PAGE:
Waste Management

What is the (global) average amount of food wasted by each of us every year?


Please make a selection

Correct Answer
75 Kg

And here's something for you to take back

Globally each of us, on average, throws out 75 Kg of food every year.

There are significant variations among countries 

There could be significant variances in this. For India (and for Japan), this number is around 50 Kg per capita and for the US, it is double that for India - about 100 Kg per capita.

600 million tons of food wasted every year

For 8 billion people, at an average of 75 Kg per capita, the total wastage would be about 600 million tons of food wasted annually, worldwide.

21 g wasted for every 100 g of food we eat

We eat about 1 Kg of food per day. The total amount of food eaten by humans globally, per year, is about 2.7 billion tons, which works out to about 340 Kg per person per year, or about 1 Kg per person per day.

75 Kg of food wasted a year translates to about 210 g wasted per day per person, on average. So for every 1 Kg of food we eat, we throw out/waste about 210 g, or 21 g for every 100 g of food consumed (about 17% of food that is prepared is wasted)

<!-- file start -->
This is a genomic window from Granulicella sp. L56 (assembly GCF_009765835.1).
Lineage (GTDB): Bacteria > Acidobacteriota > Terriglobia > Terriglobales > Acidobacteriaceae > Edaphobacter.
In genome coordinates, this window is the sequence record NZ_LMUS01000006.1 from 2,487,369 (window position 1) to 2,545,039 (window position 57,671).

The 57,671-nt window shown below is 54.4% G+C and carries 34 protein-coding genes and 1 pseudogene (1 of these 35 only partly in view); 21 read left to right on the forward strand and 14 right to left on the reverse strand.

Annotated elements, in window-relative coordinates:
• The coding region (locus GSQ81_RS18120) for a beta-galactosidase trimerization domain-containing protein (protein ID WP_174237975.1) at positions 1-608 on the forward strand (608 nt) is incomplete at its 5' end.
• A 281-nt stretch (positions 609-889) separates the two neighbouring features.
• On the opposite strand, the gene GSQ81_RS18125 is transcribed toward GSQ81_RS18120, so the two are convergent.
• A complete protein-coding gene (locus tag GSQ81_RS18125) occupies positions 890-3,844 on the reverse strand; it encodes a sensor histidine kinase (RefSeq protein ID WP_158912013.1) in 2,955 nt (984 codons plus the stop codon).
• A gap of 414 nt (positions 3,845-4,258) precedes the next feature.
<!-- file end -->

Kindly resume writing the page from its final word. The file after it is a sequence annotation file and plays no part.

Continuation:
3 billion tons of CO2 emissions from food waste

Global food production ecosystem contributes an amazing 17 billion tons of CO2 equivalent emissions per year. At 18% wastage, this would imply that about 3 billion tons of CO2 equivalent emissions are from food that is wasted by us. That would be about 6% of the total  annual GHG emissions.

And there could be even more GHG emissions from methane

Food waste could result in additional greenhouse gas emissions in the form of methane emissions, which is about 25 times as powerful a GHG as CO2. A ton of food waste, if it ends up in the landfill or buried in a local dump, could end up generating about 30 Kg. of methane (about 3% by weight). Even if 25% of the 600 million tons of food waste were to release methane, that would be about 18 million tons of methane, or about 110 million tons equivalent of CO2 emissions per year.

UK - a success story in food waste management

So what can be done to significantly cut down food waste? While there is a host of solutions being tried - from awareness creation to behavioural changes to community efforts to use of IT (check out our Food Waste Management decarbonization avenue section), it might be worthwhile to learn from a country that has done some excellent work in cutting down food waste across the nation - the UK.

The levels of food waste in the UK were 27% lower in 2018 than there were in 2007, and their target is to make this 50% lower by 2030. And they seem to be on their way to achieving it. How has this country achieved this impressive feat? This report provides some much needed insights.